Every now and then, stories arise concerning aircraft that, for whatever reason, have landed at a different airport to the one that they set off intending to reach. Here’s a look back at some historical examples, and how the situations arose.

UK occurrences

The phenomenon of an aircraft landing at the wrong airport has happened several times over the years in the UK. One such instance involved a Pan Am Boeing 707 flying from Tokyo to London Heathrow via Hong Kong and Frankfurt. However, due to confusion regarding similar runway orientations, the flight actually ended up touching down at nearby RAF Northolt, some 10 km (six miles) away.

More recently, a British Airways CityFlyer service from London City Airport to Düsseldorf found itself even further off course. Specifically, a paperwork error saw the flight’s pilots given a flight plan to Scotland’s Edinburgh Airport, to which they flew none the wiser. It was only upon landing in Edinburgh that the scale of the blunder became clear. The flight eventually continued to Düsseldorf.

Northwest Airlines’ European tour

In 1995, another Germany-bound flight also found itself off course. In this instance, the incident concerned a Northwest Airlines McDonnell Douglas DC-10 flying from Detroit to Frankfurt. The trijet instead landed in the Belgian capital of Brussels, allegedly due to a wrongly inputted code in the service’s flight plan.

Northwest Airlines DC-10

By the time the crew realized their mistake, it was safest for them to land in Brussels anyway. Photo: Getty Images

Ethiopian Airlines’ examples

Ethiopian Airlines has had several occurrences along these lines, with one involving a Boeing 767 back in 2013. When flying from Addis Ababa to Kilimanjaro, the jet landed at the nearby Arusha Airport instead. The two airports were 50km (31 miles) apart but had the same runway orientations, which caused the 767 to touch down at an airport that wasn’t exactly built for widebodies.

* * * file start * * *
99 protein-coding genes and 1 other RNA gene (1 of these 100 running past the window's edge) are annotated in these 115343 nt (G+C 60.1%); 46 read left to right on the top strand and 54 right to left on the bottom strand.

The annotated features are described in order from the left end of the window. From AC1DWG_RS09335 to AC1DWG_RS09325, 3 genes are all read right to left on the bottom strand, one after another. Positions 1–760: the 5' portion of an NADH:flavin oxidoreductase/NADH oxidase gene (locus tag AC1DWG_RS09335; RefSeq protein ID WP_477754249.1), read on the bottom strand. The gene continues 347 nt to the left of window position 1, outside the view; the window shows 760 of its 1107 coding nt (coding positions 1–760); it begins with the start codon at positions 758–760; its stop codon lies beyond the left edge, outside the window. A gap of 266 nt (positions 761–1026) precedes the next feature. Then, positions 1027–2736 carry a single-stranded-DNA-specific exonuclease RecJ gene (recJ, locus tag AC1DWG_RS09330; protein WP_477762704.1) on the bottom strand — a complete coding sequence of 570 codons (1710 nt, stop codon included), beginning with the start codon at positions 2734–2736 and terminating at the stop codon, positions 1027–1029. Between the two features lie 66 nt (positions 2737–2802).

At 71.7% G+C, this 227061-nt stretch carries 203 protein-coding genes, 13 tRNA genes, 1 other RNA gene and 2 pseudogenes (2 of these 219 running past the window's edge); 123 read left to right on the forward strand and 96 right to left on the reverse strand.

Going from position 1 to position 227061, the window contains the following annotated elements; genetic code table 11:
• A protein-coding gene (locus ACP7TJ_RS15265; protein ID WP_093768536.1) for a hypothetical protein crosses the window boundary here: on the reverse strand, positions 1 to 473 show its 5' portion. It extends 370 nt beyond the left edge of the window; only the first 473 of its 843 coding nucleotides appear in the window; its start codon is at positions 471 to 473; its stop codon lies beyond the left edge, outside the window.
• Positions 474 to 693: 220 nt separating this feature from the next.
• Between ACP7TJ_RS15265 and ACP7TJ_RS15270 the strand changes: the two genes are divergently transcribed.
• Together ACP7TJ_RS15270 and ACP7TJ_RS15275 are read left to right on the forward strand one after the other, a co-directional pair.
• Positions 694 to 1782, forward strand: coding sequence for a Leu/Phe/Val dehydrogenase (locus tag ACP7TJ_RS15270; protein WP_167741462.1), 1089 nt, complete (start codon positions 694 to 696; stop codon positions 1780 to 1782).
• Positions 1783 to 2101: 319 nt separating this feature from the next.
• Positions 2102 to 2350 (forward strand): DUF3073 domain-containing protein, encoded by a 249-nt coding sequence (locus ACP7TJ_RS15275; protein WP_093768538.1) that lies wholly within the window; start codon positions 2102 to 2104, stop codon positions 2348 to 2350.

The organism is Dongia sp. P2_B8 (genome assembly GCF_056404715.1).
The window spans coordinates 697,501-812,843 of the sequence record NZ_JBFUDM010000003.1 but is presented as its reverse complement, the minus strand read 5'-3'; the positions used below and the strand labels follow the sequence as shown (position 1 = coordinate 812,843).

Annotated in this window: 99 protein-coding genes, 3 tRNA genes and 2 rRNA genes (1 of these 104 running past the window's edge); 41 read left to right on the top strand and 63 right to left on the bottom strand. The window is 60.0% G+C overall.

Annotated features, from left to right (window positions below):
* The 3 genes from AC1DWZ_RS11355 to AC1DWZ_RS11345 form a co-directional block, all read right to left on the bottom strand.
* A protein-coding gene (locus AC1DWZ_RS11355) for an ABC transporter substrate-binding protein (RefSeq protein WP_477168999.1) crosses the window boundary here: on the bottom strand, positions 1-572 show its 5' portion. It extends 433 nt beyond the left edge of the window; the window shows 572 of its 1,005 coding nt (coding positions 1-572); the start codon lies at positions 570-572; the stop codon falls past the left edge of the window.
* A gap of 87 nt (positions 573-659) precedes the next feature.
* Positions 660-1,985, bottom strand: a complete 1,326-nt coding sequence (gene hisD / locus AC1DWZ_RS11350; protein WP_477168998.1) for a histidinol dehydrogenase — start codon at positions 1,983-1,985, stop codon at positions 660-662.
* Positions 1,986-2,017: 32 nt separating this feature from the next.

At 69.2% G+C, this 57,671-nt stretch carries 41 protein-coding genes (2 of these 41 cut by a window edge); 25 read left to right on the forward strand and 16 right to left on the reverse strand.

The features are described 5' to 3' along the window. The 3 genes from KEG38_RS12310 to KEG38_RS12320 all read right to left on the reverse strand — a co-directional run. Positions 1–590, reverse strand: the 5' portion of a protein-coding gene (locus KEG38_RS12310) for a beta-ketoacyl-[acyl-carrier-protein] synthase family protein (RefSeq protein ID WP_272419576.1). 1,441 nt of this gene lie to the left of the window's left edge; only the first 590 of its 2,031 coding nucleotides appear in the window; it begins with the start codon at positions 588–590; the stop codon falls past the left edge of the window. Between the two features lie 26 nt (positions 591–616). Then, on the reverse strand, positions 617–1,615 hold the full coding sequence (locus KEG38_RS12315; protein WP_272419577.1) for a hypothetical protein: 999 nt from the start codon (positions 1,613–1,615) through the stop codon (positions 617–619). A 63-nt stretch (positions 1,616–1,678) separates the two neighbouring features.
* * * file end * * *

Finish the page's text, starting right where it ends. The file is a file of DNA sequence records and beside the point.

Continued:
Meanwhile, April 2021 saw one of the carrier’s cargo-carrying Boeing 737s touch down at the then-unopened Simon Mwansa Kapwepwe International Airport in Ndola, Zambia. It should instead have landed at the city’s older airport, now known as Peter Zuze Air Force Base. Once again, runways with similar orientations are said to have played a role, with a second 737 almost repeating the mistake.

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Japan Airlines’ Indian incident

Last week marked 50 years since a Japan Airlines Douglas DC-8 found itself off course while operating flight 472 from London to Tokyo via Frankfurt, Rome, Beirut, Tehran, Bombay, Bangkok, and Hong Kong. Despite intending to make a stopover at Bombay’s Santacruz Airport (BOM), the quadjet instead touched down (and overshot the runway) at the city’s much smaller Juhu Aerodrome.

Japan Airline Douglas DC-8

It has now been half a century since the incident involving Japan Airlines flight 472. Photo: Getty Images

US instances

Over in the US, a Boeing 747 ‘Dreamlifter’ outsize freighter made headlines back in 2013 when it mistakenly touched down at Colonel James Jabara Airport. This facility was eight nautical miles away from its intended destination of McConnell Air Force Base near Wichita, Kansas. The short runway at its unplanned destination meant that getting the plane out of there was an interesting challenge!

Elsewhere in the US, 1997 saw a Continental Airlines Boeing 737 fly off course during an intra-Texas domestic hop. Traveling from Houston to Corpus Christi International Airport, it instead landed at the nearby Corpus Christi-Cabaniss Field naval airbase. The runway in question had been closed for almost 40 decades, meaning that, while uninjured, the flight’s 59 occupants had a bumpy touchdown.

Source: simpleflying.com

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